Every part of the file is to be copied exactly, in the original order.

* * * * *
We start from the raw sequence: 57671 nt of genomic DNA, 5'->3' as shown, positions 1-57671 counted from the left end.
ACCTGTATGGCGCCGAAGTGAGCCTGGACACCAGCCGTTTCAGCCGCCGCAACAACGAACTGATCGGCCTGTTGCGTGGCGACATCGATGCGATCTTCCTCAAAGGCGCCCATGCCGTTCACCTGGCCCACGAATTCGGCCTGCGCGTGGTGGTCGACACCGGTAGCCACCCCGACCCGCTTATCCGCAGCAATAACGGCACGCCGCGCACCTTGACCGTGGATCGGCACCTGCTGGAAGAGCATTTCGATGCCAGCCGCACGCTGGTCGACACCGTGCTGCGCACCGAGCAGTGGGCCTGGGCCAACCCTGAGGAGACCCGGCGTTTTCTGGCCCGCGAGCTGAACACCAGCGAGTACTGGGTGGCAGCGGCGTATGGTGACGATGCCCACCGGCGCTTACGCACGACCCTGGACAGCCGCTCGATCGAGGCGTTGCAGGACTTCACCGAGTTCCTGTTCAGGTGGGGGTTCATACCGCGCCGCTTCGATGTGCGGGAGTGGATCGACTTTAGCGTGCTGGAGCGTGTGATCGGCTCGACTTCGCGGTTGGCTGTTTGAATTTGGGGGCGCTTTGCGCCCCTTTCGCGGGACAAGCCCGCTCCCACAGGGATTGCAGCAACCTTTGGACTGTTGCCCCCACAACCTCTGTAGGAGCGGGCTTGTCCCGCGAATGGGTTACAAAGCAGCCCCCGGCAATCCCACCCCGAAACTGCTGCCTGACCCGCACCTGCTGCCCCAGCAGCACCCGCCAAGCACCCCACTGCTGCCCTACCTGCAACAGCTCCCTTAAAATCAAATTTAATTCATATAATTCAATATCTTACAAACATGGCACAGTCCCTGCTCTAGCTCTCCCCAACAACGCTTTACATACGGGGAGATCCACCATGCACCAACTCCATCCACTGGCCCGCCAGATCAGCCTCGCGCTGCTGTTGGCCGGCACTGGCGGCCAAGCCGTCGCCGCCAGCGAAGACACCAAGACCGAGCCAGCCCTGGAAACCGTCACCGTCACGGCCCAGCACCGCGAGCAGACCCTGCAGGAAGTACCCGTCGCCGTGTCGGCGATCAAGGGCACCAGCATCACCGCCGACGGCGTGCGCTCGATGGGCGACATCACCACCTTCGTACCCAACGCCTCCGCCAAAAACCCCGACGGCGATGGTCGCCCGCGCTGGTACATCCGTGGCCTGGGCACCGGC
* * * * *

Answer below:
We start from the raw sequence: 57671 nt of genomic DNA, 5'->3' as shown, positions 1-57671 counted from the left end.
ACCTGTATGGCGCCGAAGTGAGCCTGGACACCAGCCGTTTCAGCCGCCGCAACAACGAACTGATCGGCCTGTTGCGTGGCGACATCGATGCGATCTTCCTCAAAGGCGCCCATGCCGTTCACCTGGCCCACGAATTCGGCCTGCGCGTGGTGGTCGACACCGGTAGCCACCCCGACCCGCTTATCCGCAGCAATAACGGCACGCCGCGCACCTTGACCGTGGATCGGCACCTGCTGGAAGAGCATTTCGATGCCAGCCGCACGCTGGTCGACACCGTGCTGCGCACCGAGCAGTGGGCCTGGGCCAACCCTGAGGAGACCCGGCGTTTTCTGGCCCGCGAGCTGAACACCAGCGAGTACTGGGTGGCAGCGGCGTATGGTGACGATGCCCACCGGCGCTTACGCACGACCCTGGACAGCCGCTCGATCGAGGCGTTGCAGGACTTCACCGAGTTCCTGTTCAGGTGGGGGTTCATACCGCGCCGCTTCGATGTGCGGGAGTGGATCGACTTTAGCGTGCTGGAGCGTGTGATCGGCTCGACTTCGCGGTTGGCTGTTTGAATTTGGGGGCGCTTTGCGCCCCTTTCGCGGGACAAGCCCGCTCCCACAGGGATTGCAGCAACCTTTGGACTGTTGCCCCCACAACCTCTGTAGGAGCGGGCTTGTCCCGCGAATGGGTTACAAAGCAGCCCCCGGCAATCCCACCCCGAAACTGCTGCCTGACCCGCACCTGCTGCCCCAGCAGCACCCGCCAAGCACCCCACTGCTGCCCTACCTGCAACAGCTCCCTTAAAATCAAATTTAATTCATATAATTCAATATCTTACAAACATGGCACAGTCCCTGCTCTAGCTCTCCCCAACAACGCTTTACATACGGGGAGATCCACCATGCACCAACTCCATCCACTGGCCCGCCAGATCAGCCTCGCGCTGCTGTTGGCCGGCACTGGCGGCCAAGCCGTCGCCGCCAGCGAAGACACCAAGACCGAGCCAGCCCTGGAAACCGTCACCGTCACGGCCCAGCACCGCGAGCAGACCCTGCAGGAAGTACCCGTCGCCGTGTCGGCGATCAAGGGCACCAGCATCACCGCCGACGGCGTGCGCTCGATGGGCGACATCACCACCTTCGTACCCAACGCCTCCGCCAAAAACCCCGACGGCGATGGTCGCCCGCGCTGGTACATCCGTGGCCTGGGCACCGGC